CNB statement on the impacts of the current situation in Ukraine

At its meeting today, the Bank Board of the Czech National Bank discussed, among other things, the impact of the military conflict in Ukraine on the Czech economy. The Czech National Bank has been monitoring the situation in detail and assessing it on a continuous basis. As this is a non-economic shock, the future development of which is difficult to predict, it is premature to draw conclusions about the longer-term impacts on the domestic economy, inflation and future monetary policy settings.

However, it can already be expected that the direct impact on Czech economic growth stemming from the country’s trade links with Russia and Ukraine will be limited. This is due to the two countries’ very low share in the exports of goods and services from the Czech Republic (2.3% in the case of Russia and 1% in the case of Ukraine). In the short term, however, an overall inflationary impact of the conflict can be expected, mainly through higher prices of oil, natural gas and, indirectly, of other energies. The koruna exchange rate, which is now weaker than assumed in the winter forecast, will affect the price level in the same direction in the short term.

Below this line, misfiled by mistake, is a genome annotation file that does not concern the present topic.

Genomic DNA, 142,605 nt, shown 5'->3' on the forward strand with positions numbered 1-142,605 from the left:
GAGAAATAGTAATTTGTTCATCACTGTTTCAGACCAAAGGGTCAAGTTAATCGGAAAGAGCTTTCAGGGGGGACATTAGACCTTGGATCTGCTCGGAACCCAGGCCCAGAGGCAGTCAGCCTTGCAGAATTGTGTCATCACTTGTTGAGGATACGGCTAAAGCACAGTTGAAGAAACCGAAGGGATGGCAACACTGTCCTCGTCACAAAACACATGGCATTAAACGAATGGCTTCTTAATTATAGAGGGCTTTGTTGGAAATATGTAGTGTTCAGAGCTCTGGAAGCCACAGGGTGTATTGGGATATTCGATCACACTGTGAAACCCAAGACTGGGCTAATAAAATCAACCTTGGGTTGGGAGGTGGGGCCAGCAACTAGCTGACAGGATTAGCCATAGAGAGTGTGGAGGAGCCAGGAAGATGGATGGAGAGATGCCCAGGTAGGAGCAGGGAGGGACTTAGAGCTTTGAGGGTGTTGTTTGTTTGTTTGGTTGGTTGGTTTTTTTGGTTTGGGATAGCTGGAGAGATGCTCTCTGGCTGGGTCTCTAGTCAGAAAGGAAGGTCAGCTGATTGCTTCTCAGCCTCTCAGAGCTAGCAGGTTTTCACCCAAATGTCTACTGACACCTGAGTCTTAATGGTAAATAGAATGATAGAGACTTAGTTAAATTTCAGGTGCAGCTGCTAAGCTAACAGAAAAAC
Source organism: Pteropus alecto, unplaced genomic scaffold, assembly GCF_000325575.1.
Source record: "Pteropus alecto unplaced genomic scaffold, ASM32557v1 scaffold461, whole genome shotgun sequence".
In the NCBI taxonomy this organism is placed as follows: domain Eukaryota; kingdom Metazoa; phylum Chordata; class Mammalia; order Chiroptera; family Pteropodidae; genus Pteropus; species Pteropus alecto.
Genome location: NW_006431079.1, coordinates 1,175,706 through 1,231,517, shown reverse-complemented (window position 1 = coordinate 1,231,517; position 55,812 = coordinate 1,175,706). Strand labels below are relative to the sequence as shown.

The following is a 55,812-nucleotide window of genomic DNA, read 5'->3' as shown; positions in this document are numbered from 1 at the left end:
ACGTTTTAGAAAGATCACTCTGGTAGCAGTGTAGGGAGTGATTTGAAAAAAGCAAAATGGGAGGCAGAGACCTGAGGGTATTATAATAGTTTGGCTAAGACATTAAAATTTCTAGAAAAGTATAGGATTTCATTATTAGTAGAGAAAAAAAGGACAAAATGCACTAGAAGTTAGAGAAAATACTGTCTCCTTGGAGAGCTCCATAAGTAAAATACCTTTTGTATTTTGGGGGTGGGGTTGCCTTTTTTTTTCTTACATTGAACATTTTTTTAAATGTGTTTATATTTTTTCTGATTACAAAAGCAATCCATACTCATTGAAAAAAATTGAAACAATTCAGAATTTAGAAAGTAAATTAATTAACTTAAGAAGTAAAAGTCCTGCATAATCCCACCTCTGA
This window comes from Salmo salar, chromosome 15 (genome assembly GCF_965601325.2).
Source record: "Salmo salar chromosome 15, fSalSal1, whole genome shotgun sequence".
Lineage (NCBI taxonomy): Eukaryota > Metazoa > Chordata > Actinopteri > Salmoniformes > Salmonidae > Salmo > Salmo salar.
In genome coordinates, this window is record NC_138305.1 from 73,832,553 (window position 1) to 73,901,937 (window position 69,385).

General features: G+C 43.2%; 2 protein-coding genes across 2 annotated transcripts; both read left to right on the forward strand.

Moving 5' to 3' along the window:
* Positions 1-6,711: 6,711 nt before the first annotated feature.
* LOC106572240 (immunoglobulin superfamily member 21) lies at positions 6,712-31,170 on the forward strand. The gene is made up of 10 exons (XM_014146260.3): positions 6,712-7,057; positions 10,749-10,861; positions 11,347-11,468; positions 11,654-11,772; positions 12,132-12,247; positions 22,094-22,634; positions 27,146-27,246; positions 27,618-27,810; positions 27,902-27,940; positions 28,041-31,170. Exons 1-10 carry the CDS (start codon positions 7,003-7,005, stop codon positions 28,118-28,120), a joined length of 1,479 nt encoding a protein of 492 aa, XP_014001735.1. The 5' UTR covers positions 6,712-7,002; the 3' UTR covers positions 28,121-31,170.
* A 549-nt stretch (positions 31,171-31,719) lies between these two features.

New information and outlooks for the world economy, commodities, exchange rates etc. will be taken into account in an update to the CNB’s winter forecast, to be discussed by the Bank Board at its monetary policy meeting on 31 March 2022.

The CNB has a sufficient range of instruments it can use should it become necessary to stabilise the financial or foreign exchange market. In the managed float exchange rate regime, the CNB is ready to react at any time to excessive koruna exchange rate fluctuations that would disrupt the smooth functioning of the foreign exchange or financial market or that would jeopardise price stability and financial stability in the Czech Republic. The CNB has sufficient international reserves for the fulfilment of its monetary policy objectives and other tasks.

Markéta Fišerová
Director of the Communications Division and CNB Spokesperson